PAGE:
Permanent residents can petition their spouse and unmarried children

Permanent residents can petition their spouse and unmarried children

Many legal permanent residents (LPR or green card holders) mistakenly believe only US citizens can petition family members. Even after they obtain their green cards, they still wait many years until they finally become citizens, before they petition family members.

This belief is WRONG! LPRs are able to petition the following family members:

  • Spouse
  • Unmarried children, whether the children are under or over 21 years of age.

It is true there are certain family members who can only be petitioned by US citizens. Those family members include (aside from the above):

  • Parents
  • Married children
  • Brothers and sisters

However, there is no need or reason for an LPR to wait to become a US citizen to petition his or her spouse or unmarried children. In fact, waiting to become a US citizen could result in several years of delays and separation. For example, if a person obtains a green card, ordinarily, he or she has to wait five years before being eligible to apply for US citizenship. It may take another one year for their naturalization application to be processed, and for them to finally take the oath of citizenship. So, they have now sat back for approximately six years before they finally file a petition for a spouse or unmarried child.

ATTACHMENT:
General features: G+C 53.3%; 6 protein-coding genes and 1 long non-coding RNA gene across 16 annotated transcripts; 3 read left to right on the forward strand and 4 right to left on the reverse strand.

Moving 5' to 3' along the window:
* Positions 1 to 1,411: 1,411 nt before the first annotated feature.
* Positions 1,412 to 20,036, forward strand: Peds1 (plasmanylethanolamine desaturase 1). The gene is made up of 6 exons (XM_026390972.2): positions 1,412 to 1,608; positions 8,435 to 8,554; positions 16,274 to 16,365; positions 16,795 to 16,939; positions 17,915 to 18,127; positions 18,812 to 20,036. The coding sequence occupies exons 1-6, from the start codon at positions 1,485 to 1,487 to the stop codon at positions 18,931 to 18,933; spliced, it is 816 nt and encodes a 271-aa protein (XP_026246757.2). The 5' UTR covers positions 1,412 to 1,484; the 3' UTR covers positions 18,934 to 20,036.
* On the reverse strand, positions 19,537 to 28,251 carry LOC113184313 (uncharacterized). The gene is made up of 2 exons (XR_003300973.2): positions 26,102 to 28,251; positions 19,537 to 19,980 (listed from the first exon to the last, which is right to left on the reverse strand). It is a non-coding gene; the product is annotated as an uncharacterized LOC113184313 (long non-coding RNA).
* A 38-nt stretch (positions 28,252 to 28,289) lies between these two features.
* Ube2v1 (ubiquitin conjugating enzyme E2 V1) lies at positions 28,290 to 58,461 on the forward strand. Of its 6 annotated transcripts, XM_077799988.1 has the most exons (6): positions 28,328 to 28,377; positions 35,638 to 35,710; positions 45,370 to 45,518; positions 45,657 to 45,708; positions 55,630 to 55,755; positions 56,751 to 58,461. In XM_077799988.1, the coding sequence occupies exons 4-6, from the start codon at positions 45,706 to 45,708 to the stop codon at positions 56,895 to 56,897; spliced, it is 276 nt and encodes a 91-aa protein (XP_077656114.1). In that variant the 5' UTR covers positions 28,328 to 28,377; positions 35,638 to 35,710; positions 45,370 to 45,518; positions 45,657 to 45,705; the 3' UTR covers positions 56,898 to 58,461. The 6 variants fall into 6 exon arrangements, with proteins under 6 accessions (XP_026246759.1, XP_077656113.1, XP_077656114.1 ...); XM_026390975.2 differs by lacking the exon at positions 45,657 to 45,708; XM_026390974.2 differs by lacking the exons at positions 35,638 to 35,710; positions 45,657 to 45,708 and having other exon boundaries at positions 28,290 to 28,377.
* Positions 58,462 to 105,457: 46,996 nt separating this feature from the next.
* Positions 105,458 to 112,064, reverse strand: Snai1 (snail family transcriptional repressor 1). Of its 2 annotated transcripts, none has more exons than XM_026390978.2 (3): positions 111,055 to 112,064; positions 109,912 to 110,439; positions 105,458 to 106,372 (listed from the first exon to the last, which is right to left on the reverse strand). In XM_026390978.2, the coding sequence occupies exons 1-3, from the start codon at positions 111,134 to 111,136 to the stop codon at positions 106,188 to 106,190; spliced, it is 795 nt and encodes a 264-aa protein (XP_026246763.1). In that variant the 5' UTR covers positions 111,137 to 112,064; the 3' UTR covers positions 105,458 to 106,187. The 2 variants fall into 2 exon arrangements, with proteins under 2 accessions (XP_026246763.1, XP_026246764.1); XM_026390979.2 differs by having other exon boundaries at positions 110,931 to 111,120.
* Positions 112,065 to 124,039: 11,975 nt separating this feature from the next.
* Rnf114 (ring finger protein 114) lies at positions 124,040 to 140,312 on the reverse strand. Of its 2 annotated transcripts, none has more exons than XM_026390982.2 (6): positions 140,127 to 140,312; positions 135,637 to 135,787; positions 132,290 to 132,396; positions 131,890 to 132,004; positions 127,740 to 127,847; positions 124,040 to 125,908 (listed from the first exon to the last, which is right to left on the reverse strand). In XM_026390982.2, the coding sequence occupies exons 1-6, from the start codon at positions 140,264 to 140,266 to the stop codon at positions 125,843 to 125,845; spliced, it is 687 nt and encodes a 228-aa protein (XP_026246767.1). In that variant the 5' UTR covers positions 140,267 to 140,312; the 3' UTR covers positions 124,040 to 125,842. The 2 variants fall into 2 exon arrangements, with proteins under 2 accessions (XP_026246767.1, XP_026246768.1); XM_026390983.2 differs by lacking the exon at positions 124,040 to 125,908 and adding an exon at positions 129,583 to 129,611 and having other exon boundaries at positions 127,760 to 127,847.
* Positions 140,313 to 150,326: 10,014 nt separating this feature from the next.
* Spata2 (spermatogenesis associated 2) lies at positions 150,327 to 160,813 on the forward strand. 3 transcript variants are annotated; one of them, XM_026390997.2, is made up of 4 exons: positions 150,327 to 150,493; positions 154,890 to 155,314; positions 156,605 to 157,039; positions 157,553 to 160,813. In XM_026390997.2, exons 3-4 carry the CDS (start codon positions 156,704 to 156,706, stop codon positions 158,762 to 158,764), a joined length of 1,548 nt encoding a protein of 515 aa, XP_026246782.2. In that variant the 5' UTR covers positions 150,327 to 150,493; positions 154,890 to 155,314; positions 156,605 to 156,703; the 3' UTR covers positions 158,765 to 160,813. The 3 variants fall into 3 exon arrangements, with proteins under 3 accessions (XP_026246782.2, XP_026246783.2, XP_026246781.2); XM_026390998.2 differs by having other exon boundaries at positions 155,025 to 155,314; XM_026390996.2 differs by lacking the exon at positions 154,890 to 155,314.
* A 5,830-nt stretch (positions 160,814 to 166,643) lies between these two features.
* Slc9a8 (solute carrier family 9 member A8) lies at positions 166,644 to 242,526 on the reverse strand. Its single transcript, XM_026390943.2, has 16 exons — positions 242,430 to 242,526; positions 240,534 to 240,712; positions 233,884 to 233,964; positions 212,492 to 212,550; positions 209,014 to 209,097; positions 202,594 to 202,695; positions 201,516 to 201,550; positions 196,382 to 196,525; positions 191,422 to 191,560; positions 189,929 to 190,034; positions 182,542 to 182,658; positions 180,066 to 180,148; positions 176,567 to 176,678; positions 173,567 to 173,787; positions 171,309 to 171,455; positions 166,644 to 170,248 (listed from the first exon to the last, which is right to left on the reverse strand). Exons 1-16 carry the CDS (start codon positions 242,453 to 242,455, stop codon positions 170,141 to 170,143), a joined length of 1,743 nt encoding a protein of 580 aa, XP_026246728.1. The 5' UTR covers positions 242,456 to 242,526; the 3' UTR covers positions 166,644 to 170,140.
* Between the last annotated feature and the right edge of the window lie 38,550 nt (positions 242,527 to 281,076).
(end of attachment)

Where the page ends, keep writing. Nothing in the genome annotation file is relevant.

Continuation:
Had they filed the petition for their spouse or unmarried child as soon as they received their green card, the spouse or child would have already been eligible for their own green card and eligible to file for citizenship after 5 years! Instead, six years were lost, while the petitioner waited to become a US citizen.

If you are about to become an immigrant, or are already an immigrant, and want to petition your family members, you should seek the advice of an attorney about the best and fastest way to do so. In some cases, these family members might be included under your petition as derivatives. In some instances, it may not be beneficial to naturalize, especially if seeking to qualify a child under the Child Status Protection Act (CSPA), unless you can naturalize before that child’s 21st birthday. Also, sometimes it may be necessary to become a US citizen before the family member can be petitioned to obtain a green card in the US. That’s why, rather than relying on hearsay, gossip, or the wrong information, seek the advice of an attorney who can set you straight on the best and fastest avenue for petitioning your family members and being reunited with them in the US.

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